Two lighthouse keepers try to maintain their sanity while living on a remote and mysterious New England island in the 1890s.
I love weird movies. The seemingly awkward moments, the apparently nonsensical ambiguity, or simply the pure WTF sequences... All of these leave me deeply captivated by what the story and its filmmaker are trying to transmit to their viewers. The Lighthouse is the most recent addition to the group of psychological horror films that will make you think, "what the hell am I watching?" Nevertheless, this is one of the most accessible "weird flicks" since most of the story is easily explainable.
Therefore, I hope this Robert Eggers' movie gets a successful home release. Usually, the general public heavily dislikes ambiguous films. Nowadays, people want everything at the palm of their hands before they even watch the movie (aka trailers). So, a film about two lighthouse keepers who go crazy, where dozens of scenes apparently make no sense (they do), can fail to catch the viewers' attention. However, it found mine. Filmed in black-and-white and with a 1.19:1 aspect ratio (almost squared), Eggers delivers a gorgeous-looking piece of cinema.
People tend to (wrongly) associate the use of black-and-white with "old movies," but it's really just another color palette. For example, Blade Runner 2049 and Mad Max: Fury Road use the color yellow in such a beautiful, eyegasmic way. Color can affect us emotionally, psychologically, and even physically, often without us becoming aware. The Lighthouse's black-and-white establishes the film's mood from the very beginning. A very somber, sad, dark environment, filled with creepy seagulls, and brutal weather conditions.
If I try to imagine the movie with color, it's not going to be very different from what it actually is. There's no sun, only tons of rain, wind, and waves. It's always cloudy, and inside the house, it's still dark and cold. So, even if Eggers decided to film with color, black, grey, and white would be the predominant tones either way. That's why the decision to make this film in black-and-white is so perfect. Every shot is dripping with visual beauty. Amazing wide shots of Robert Pattinson working like a slave, getting hit by the relentless weather, all accompanied by a haunting score which elevates every sequence.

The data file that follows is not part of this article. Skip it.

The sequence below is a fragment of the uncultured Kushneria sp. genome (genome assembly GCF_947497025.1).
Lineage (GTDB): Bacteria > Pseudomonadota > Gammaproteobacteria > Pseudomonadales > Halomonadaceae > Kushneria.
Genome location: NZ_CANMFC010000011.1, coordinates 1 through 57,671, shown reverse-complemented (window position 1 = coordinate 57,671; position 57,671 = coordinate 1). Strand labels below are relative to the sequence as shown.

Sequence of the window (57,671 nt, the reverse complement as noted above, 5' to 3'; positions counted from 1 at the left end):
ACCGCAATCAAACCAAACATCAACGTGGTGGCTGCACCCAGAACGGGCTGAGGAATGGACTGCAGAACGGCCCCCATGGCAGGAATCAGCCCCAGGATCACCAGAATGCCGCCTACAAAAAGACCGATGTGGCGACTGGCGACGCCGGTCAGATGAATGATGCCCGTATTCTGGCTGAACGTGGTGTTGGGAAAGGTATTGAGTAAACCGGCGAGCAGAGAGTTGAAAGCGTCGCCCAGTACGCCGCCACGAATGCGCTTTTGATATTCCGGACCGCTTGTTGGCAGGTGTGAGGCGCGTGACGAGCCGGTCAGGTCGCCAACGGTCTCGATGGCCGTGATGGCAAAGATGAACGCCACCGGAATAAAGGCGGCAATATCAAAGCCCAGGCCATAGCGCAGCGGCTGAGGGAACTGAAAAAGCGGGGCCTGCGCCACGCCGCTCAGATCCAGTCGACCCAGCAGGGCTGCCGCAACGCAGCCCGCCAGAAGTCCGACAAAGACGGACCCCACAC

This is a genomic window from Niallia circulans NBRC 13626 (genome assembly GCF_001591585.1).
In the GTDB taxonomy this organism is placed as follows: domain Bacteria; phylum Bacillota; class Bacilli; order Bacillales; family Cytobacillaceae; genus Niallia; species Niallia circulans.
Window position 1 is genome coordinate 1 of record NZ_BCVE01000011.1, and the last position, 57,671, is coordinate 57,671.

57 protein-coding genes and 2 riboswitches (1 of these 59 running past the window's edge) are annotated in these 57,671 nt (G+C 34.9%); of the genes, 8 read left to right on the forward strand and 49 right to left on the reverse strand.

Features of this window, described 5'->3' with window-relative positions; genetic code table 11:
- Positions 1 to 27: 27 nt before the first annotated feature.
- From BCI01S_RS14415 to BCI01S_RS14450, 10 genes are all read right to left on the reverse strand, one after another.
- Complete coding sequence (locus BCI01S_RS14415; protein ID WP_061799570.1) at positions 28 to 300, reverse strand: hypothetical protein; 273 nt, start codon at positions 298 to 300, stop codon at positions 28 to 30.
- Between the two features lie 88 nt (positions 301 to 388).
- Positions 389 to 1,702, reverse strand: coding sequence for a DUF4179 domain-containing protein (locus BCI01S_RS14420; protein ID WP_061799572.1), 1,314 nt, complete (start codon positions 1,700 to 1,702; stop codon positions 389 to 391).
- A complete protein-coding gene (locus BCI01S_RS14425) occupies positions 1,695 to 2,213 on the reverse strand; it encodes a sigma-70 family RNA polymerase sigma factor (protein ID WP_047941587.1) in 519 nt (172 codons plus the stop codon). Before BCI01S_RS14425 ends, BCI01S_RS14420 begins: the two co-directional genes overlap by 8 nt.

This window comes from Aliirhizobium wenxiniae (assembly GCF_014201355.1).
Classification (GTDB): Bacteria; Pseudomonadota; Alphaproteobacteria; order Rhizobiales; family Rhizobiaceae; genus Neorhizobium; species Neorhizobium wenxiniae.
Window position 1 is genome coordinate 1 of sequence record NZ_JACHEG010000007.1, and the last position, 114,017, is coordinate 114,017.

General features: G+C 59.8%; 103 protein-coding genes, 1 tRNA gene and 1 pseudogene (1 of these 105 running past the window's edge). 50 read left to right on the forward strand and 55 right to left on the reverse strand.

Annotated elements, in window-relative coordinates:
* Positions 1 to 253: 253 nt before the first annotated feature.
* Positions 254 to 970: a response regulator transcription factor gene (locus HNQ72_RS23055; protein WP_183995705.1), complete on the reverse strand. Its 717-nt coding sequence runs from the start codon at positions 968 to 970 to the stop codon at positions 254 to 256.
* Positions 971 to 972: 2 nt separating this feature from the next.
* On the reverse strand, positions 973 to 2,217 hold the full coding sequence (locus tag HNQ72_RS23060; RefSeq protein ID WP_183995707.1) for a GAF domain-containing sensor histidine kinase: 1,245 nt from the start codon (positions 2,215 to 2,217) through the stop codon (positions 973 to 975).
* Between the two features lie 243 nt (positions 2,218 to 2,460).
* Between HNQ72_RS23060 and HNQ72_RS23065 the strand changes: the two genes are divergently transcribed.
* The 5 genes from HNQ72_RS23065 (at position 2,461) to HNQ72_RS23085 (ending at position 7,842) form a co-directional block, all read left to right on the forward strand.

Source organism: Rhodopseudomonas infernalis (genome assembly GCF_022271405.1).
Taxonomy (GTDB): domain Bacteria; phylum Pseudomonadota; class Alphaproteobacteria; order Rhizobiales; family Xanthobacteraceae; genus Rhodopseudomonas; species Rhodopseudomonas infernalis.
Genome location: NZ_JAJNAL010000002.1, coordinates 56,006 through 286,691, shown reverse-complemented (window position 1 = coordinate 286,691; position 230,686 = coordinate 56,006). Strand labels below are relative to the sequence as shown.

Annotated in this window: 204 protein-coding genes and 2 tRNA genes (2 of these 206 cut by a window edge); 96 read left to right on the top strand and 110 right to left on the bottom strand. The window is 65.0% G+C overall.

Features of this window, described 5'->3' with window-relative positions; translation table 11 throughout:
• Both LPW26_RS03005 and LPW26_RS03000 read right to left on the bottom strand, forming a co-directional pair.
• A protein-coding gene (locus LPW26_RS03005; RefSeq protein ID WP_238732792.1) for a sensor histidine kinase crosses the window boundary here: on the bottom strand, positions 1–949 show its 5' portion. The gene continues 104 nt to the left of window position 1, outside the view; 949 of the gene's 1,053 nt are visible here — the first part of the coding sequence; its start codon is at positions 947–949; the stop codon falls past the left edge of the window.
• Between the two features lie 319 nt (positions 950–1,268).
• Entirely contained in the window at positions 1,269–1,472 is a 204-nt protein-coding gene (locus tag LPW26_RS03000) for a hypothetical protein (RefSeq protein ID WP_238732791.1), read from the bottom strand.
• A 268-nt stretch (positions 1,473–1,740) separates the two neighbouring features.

In my point of view, it's a story about how solitude can make anyone run away from reality. Lack of human contact never contributes to a good way of living. Imagining a better life or literally run away to a remote place with a non-stop job to make you forget who you are or what you did, are not going to help anyone overcome what is, in fact, a personal issue. It's a narrative given to many interpretations, so no one is right or wrong. Depending on our life experience and on our distinct personalities, each and every one of us can have a different perspective and understanding of what this movie tells through the Eggers brothers' brilliant screenplay.